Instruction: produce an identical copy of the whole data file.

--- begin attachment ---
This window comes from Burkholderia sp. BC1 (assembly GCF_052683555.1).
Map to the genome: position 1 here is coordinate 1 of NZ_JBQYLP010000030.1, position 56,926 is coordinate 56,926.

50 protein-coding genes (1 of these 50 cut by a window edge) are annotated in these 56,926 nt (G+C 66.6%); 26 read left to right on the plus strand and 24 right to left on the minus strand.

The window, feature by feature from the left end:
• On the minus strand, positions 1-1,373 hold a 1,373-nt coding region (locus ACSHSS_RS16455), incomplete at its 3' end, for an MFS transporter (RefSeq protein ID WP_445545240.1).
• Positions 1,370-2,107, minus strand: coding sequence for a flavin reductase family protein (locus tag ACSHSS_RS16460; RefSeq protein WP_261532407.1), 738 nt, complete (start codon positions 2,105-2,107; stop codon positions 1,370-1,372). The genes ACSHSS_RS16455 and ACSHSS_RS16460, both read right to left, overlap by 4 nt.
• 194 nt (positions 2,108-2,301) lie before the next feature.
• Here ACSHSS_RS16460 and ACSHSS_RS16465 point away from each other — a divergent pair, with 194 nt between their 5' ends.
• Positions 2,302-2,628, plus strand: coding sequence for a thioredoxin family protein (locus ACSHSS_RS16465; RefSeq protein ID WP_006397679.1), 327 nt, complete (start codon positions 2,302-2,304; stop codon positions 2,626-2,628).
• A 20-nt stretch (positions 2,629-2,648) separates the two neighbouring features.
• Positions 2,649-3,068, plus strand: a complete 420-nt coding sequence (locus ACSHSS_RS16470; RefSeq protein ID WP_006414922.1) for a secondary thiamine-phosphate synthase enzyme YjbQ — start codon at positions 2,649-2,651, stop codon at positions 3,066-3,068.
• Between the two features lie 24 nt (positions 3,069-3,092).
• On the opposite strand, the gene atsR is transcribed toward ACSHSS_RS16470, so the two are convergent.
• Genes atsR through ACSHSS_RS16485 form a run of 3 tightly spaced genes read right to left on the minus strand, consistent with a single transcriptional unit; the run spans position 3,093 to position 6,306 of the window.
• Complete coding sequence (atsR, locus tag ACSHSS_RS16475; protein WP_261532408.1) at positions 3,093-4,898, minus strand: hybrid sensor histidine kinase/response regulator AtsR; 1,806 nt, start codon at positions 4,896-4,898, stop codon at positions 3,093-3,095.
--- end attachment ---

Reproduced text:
This window comes from Burkholderia sp. BC1 (assembly GCF_052683555.1).
Map to the genome: position 1 here is coordinate 1 of NZ_JBQYLP010000030.1, position 56,926 is coordinate 56,926.

50 protein-coding genes (1 of these 50 cut by a window edge) are annotated in these 56,926 nt (G+C 66.6%); 26 read left to right on the plus strand and 24 right to left on the minus strand.

The window, feature by feature from the left end:
• On the minus strand, positions 1-1,373 hold a 1,373-nt coding region (locus ACSHSS_RS16455), incomplete at its 3' end, for an MFS transporter (RefSeq protein ID WP_445545240.1).
• Positions 1,370-2,107, minus strand: coding sequence for a flavin reductase family protein (locus tag ACSHSS_RS16460; RefSeq protein WP_261532407.1), 738 nt, complete (start codon positions 2,105-2,107; stop codon positions 1,370-1,372). The genes ACSHSS_RS16455 and ACSHSS_RS16460, both read right to left, overlap by 4 nt.
• 194 nt (positions 2,108-2,301) lie before the next feature.
• Here ACSHSS_RS16460 and ACSHSS_RS16465 point away from each other — a divergent pair, with 194 nt between their 5' ends.
• Positions 2,302-2,628, plus strand: coding sequence for a thioredoxin family protein (locus ACSHSS_RS16465; RefSeq protein ID WP_006397679.1), 327 nt, complete (start codon positions 2,302-2,304; stop codon positions 2,626-2,628).
• A 20-nt stretch (positions 2,629-2,648) separates the two neighbouring features.
• Positions 2,649-3,068, plus strand: a complete 420-nt coding sequence (locus ACSHSS_RS16470; RefSeq protein ID WP_006414922.1) for a secondary thiamine-phosphate synthase enzyme YjbQ — start codon at positions 2,649-2,651, stop codon at positions 3,066-3,068.
• Between the two features lie 24 nt (positions 3,069-3,092).
• On the opposite strand, the gene atsR is transcribed toward ACSHSS_RS16470, so the two are convergent.
• Genes atsR through ACSHSS_RS16485 form a run of 3 tightly spaced genes read right to left on the minus strand, consistent with a single transcriptional unit; the run spans position 3,093 to position 6,306 of the window.
• Complete coding sequence (atsR, locus tag ACSHSS_RS16475; protein WP_261532408.1) at positions 3,093-4,898, minus strand: hybrid sensor histidine kinase/response regulator AtsR; 1,806 nt, start codon at positions 4,896-4,898, stop codon at positions 3,093-3,095.